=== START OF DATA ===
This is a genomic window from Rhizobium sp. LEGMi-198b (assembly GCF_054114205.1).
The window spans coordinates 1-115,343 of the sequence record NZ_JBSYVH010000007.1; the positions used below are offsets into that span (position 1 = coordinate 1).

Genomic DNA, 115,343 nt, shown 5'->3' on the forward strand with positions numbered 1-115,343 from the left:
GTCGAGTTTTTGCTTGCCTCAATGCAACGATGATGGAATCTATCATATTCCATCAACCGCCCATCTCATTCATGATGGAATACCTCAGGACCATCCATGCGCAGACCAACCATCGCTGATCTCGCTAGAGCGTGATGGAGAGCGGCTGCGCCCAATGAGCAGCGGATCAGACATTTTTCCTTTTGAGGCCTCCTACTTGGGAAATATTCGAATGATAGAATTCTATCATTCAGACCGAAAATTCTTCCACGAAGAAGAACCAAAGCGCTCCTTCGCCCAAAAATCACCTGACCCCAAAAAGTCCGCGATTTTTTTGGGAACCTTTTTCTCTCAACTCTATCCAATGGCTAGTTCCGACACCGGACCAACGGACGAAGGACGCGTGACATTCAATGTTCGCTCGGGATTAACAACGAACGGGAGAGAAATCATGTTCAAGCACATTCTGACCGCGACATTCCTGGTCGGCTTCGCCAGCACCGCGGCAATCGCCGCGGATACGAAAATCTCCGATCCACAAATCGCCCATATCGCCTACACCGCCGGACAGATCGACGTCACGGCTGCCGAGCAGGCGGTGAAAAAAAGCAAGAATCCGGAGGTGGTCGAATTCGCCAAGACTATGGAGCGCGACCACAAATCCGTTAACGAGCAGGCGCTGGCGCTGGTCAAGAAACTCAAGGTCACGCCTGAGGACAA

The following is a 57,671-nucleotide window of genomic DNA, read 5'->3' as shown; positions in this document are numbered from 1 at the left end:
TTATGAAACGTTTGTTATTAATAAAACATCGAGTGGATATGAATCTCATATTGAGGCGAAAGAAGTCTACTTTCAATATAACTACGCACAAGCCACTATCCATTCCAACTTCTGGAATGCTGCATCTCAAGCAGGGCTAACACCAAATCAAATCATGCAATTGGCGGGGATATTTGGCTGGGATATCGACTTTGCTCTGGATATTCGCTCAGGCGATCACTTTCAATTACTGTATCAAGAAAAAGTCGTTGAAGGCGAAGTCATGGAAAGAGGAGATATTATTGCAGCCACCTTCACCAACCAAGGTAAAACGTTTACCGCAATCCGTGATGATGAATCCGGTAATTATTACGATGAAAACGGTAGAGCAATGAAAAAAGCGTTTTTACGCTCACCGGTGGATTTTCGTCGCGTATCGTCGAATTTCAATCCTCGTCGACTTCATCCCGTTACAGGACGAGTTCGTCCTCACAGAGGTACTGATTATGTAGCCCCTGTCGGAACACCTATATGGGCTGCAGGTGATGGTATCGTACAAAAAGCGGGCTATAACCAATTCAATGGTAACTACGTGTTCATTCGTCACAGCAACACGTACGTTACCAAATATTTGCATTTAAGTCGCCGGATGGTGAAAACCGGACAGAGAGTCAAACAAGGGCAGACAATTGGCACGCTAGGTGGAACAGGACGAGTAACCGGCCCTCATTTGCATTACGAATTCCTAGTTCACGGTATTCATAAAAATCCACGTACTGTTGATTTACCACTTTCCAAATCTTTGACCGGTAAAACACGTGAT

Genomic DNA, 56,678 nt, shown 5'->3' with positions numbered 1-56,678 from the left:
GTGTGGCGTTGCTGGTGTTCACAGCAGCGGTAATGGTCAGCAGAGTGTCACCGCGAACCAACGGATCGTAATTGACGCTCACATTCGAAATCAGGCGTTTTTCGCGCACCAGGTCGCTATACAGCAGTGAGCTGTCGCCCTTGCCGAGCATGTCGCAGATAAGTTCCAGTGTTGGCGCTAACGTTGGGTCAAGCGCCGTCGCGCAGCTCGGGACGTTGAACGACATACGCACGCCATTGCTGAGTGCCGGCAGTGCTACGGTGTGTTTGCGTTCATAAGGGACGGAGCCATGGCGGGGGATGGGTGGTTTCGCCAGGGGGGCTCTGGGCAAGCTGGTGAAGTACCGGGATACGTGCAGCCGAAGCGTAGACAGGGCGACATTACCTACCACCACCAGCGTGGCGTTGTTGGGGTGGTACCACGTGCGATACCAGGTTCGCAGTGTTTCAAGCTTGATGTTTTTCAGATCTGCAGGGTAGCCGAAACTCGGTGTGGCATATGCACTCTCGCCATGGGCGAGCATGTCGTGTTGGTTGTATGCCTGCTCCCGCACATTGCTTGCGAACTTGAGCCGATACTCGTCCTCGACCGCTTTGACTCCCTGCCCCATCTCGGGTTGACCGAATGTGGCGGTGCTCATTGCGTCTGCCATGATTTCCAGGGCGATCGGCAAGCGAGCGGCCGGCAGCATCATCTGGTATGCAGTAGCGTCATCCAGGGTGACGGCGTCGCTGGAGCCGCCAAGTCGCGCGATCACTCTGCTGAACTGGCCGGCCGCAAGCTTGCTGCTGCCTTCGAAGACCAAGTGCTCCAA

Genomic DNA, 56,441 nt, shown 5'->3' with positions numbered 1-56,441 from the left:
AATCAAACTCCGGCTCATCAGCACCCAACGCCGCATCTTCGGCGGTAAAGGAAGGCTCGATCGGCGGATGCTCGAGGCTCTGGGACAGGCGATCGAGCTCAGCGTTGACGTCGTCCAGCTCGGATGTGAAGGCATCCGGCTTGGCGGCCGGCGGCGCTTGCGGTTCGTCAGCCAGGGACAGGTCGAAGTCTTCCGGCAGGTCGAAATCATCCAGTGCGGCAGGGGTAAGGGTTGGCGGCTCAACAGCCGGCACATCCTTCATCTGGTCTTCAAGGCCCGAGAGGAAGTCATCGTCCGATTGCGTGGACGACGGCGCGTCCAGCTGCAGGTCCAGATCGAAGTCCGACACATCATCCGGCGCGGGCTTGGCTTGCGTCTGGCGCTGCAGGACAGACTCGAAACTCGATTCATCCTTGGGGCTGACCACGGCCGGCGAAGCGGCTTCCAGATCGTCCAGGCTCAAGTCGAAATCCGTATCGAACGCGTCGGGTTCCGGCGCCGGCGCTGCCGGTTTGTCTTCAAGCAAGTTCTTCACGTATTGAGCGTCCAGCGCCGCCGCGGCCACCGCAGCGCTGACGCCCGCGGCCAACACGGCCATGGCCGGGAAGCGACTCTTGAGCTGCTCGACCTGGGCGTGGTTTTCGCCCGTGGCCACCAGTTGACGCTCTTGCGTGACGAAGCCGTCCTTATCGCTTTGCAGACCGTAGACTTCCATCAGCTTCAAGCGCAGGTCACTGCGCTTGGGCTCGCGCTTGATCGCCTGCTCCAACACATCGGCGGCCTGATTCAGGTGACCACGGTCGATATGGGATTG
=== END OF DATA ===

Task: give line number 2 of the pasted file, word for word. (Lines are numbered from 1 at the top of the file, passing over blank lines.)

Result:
The window spans coordinates 1-115,343 of the sequence record NZ_JBSYVH010000007.1; the positions used below are offsets into that span (position 1 = coordinate 1).